Big old trees almost gone forever in B.C., scientists warn

Fewer mammoth old-growth trees remain than you imagine

Picture an old-growth forest. You probably imagine towering, six-foot-wide trees carrying layers of silvery lichen and emerald moss. But according to a report recently released by three B.C. scientists, only three per cent of B.C.’s old-growth forest comprises these highly productive mammoth trees.

Almost one-quarter of B.C. forests are considered old growth, but most of it is small trees — between five and 15 metres tall — in forests with low productivity. Just three per cent supports large trees, 20 metres and taller. Provincial statistics are misleading, the report authors say, because they do not distinguish between forest types.

Tall, old trees are highly valuable as timber, making them a prime target for harvesting. On Vancouver Island, 50 per cent of the average timber harvest is listed as old-growth.

Half of Vancouver Island’s tree harvest comes from old growth, according to provincial statistics. (BC government | https://engage.gov.bc.ca/oldgrowth/)

B.C.’s Old Growth Forest: A Last Stand for Biodiversity, states that these types of forests are naturally rare. Only a small portion of B.C.’s geography supports this type of forest, and it’s almost all logged.

“These ecosystems are effectively the white rhino of old-growth forests. They are almost extinguished and will not recover from logging,” write authors Karen Price, Rachel F. Holt, and Dave Daust. The three authors are part of an independent consulting firm based in Nelson, B.C. and produced the report to coincide with the Old Growth Strategic Review initiated by the province.

The strategic review tasked two foresters with recommending new old-growth forest management policy, based on public and stakeholder engagement and studying other regions’ management practices. Their report was due April 30, 2020, but has not yet been released to the public.

RELATED: Public engagement on North Cowichan forest reserve begins this month

Old-growth forests are culturally significant for First Nations peoples, ecologically important, and in B.C., are a well-branded tourist attraction. And yet, the report argues, there is insufficient protection for such delicate assets.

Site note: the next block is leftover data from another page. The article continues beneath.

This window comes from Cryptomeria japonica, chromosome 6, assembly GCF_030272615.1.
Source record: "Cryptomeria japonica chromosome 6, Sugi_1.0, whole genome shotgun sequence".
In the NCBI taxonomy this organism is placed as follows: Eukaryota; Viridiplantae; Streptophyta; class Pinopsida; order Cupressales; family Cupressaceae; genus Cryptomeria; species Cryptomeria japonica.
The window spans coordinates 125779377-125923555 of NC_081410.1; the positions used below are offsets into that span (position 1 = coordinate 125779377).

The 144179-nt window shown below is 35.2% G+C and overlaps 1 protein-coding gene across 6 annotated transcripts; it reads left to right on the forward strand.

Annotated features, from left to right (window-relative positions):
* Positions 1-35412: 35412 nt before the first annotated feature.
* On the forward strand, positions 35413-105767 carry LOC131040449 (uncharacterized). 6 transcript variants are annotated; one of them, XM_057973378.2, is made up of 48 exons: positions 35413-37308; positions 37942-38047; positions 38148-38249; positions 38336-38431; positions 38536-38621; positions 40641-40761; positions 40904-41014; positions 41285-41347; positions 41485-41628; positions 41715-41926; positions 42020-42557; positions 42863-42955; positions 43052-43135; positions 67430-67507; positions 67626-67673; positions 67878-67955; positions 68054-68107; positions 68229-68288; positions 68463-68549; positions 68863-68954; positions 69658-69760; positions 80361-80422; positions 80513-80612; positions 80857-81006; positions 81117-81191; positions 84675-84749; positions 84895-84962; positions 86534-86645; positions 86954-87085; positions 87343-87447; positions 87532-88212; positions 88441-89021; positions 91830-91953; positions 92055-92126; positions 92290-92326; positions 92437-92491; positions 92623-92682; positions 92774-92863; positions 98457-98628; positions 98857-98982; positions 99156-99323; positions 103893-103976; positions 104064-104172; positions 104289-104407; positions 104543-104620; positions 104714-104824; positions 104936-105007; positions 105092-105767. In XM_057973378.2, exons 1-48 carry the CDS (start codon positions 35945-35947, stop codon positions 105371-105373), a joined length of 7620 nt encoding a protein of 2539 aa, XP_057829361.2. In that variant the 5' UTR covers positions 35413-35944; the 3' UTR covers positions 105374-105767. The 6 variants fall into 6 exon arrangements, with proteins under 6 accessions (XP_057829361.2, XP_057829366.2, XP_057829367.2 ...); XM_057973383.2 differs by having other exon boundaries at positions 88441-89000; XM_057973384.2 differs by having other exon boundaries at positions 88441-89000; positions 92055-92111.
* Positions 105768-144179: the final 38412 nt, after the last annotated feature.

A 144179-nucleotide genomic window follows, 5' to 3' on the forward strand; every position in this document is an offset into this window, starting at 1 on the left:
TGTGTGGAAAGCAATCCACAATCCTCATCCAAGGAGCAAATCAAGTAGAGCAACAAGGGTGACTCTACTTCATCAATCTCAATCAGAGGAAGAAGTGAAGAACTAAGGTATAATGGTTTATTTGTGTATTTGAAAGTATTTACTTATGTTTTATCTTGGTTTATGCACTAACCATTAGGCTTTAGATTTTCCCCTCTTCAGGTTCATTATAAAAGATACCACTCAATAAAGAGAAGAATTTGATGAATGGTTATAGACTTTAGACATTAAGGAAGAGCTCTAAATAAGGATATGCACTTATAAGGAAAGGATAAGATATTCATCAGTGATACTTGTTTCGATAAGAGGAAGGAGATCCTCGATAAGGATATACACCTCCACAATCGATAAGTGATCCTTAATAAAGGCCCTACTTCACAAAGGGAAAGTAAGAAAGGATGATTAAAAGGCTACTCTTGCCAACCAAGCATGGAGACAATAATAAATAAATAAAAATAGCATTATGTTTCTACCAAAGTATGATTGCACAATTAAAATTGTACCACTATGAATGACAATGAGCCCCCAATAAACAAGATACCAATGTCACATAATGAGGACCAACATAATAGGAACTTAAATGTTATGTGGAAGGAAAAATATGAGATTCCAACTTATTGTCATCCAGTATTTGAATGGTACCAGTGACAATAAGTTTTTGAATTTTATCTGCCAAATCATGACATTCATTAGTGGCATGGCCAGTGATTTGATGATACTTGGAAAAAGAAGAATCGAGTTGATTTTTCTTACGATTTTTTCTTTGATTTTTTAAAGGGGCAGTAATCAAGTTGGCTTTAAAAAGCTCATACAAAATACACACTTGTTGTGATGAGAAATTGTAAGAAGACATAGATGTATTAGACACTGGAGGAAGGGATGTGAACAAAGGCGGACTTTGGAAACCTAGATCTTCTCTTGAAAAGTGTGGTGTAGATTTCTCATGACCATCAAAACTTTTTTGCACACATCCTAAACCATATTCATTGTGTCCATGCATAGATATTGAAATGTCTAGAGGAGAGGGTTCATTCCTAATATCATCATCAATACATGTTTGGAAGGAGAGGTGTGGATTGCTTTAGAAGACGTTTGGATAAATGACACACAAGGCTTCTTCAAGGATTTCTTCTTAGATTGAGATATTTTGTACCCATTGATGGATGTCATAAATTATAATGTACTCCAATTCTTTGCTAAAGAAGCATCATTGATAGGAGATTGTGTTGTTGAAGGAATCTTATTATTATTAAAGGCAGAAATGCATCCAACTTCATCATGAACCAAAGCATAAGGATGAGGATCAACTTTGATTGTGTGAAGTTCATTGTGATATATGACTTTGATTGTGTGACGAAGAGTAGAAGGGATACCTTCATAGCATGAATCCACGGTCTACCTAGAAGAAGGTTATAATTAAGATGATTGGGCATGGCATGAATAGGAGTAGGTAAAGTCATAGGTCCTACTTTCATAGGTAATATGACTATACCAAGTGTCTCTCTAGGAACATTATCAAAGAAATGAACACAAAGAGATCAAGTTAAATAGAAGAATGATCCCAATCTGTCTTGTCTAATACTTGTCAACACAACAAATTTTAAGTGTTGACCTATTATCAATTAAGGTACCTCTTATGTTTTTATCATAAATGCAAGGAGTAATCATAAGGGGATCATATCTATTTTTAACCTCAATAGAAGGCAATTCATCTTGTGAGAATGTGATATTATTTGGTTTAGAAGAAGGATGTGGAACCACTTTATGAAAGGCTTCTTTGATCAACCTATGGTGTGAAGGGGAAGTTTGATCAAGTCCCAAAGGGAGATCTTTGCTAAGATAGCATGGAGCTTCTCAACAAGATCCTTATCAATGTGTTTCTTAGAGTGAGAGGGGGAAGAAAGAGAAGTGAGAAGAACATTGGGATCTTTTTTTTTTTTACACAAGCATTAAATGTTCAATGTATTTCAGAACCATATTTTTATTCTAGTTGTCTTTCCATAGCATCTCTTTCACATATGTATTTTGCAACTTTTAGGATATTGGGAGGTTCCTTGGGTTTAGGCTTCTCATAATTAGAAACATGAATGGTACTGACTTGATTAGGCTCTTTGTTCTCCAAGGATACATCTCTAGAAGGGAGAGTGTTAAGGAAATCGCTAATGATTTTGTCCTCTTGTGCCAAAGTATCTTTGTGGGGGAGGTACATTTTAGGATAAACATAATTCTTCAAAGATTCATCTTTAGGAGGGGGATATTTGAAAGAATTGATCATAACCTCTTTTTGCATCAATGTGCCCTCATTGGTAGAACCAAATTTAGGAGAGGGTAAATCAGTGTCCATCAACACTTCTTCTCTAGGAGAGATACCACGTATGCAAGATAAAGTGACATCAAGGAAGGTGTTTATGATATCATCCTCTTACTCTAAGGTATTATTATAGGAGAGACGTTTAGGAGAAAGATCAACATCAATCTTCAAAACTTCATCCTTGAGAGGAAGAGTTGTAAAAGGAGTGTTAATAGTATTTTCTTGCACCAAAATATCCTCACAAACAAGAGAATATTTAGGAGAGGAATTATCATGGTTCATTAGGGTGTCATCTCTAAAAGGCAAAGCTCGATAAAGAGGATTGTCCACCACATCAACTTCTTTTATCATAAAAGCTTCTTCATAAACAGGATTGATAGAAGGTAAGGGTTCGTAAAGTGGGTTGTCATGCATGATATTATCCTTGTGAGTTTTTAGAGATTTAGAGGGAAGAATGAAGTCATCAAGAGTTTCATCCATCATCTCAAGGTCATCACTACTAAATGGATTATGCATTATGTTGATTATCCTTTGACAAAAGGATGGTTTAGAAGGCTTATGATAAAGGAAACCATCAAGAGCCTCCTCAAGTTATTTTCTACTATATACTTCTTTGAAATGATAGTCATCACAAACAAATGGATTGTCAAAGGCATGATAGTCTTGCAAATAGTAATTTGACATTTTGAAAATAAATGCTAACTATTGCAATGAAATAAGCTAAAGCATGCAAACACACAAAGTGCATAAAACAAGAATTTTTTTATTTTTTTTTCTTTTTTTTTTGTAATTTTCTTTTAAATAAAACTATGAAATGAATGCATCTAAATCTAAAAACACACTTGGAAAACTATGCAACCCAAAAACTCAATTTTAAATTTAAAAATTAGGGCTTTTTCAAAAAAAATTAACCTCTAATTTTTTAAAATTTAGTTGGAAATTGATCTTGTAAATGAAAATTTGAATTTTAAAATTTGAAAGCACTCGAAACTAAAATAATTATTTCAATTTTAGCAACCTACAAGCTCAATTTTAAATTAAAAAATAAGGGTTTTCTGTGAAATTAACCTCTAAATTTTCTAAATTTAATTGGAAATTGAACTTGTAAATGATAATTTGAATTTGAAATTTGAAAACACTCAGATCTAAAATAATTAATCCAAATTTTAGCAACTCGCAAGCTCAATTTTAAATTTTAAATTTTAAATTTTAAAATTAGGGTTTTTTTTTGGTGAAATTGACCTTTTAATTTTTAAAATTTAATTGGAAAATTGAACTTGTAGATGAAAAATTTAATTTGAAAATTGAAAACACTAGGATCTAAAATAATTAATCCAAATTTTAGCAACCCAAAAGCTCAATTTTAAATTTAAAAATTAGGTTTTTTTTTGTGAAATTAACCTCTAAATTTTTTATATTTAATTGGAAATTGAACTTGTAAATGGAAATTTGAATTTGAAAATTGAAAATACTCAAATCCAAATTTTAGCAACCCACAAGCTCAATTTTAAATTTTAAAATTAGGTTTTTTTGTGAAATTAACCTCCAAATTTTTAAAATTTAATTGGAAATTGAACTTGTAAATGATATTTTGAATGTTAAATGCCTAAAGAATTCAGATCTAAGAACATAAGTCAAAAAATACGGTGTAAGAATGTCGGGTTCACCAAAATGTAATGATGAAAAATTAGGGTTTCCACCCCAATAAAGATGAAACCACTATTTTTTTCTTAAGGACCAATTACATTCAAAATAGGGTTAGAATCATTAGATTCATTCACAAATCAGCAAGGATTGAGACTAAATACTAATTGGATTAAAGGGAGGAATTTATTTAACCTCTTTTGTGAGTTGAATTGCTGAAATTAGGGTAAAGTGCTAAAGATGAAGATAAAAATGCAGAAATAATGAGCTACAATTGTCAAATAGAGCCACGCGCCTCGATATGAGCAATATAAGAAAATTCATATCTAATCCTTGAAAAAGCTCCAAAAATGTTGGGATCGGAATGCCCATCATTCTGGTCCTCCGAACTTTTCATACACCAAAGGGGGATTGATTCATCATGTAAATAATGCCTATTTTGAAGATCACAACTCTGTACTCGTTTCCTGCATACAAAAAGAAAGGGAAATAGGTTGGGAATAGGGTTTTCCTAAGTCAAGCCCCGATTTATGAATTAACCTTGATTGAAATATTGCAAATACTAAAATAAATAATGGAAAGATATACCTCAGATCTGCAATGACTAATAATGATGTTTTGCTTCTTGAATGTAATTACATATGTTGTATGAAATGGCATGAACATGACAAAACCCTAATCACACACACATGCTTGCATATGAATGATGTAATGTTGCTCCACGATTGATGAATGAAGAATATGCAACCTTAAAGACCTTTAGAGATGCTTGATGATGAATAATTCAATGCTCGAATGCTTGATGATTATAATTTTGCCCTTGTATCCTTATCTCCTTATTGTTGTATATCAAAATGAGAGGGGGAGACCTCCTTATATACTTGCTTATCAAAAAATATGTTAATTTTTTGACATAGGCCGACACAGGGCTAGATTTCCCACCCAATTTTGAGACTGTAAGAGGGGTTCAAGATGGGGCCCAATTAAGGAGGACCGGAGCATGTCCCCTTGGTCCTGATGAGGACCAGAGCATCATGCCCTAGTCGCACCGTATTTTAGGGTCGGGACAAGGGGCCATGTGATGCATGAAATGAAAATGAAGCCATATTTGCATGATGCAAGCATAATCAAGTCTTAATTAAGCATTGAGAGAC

Old forests have mixed physical structures, fallen logs, snags, live trees and vibrant understory combine to support diverse inhabitants — from the micro-fauna in the soil to ungulates (such as deer and moose) and bears. They also contribute ecologically by storing carbon and “collecting, filtering, cooling and transporting water, gathering nutrients from the atmosphere, providing nurse logs for the next generation of trees, and building soil.”

The report calls on the government to update forest management strategy for the current mix of forests, and to place a moratorium on old-growth logging in any area with less than 10 per cent old-growth remaining.

Do you have something to add to this story or something else we should report on? Email:
zoe.ducklow@blackpress.ca.


Like us on Facebook and follow us on Twitter.

ConservationEnvironment

Get local stories you won't find anywhere else right to your inbox.
Sign up here

 

Just Posted

What does the nearly $10 million RCMP contract get the people of Campbell River?

Despite discussion around police funding, response techniques and use of force, the… Continue reading

Campbellton … A River Runs Through

Campbell River neighbourhood celebrates ongoing revitalization

Over 90 Campbell Riverites cycling to raise funds for kids cancer research

Cyclists will be raising funds until end of August

Special Olmypics Campbell River first nonprofit to benefit from golf course giving back

Fifteen per cent of proceeds earned by Campbell River Golf and Country Club on Aug. 8 to be donated

A B.C business used robots to bring down concrete walls

Walco Industries is the only firm on Vancouver Island to use specialized robots for hydro-demolition

371 British Columbians battling COVID-19, health officials confirm

Thursday (Aug. 6) saw a second straight day of nearly 50 new confirmed cases

Fear and ignorance have spiked racism in the province: B.C’s human rights commissioner

Kasari Govender has been virtually interacting with citizens in remote, rural areas to address concerns of discrimination

COVID-19 tests come back negative for remote First Nation

“There are no suspected cases in the community at this time.”

Visitors and non-residents entering closed remote B.C. First Nation’s territories

With limited resources, they say they don’t have any authority or power to enforce the closures

UBC loses appeal on Fisheries Act convictions

BC Supreme Court upholds order to pay $1.55-million fine

Masks to be mandatory on BC Transit, TransLink starting Aug. 24

Both BC Transit and TransLink made the announcement in separate press releases on Thursday

Acclaimed B.C. actor Brent Carver passes away

Carver, one of Canada’s greatest actors with a career spanning 40 years, passed away at home in Cranbrook

Most Read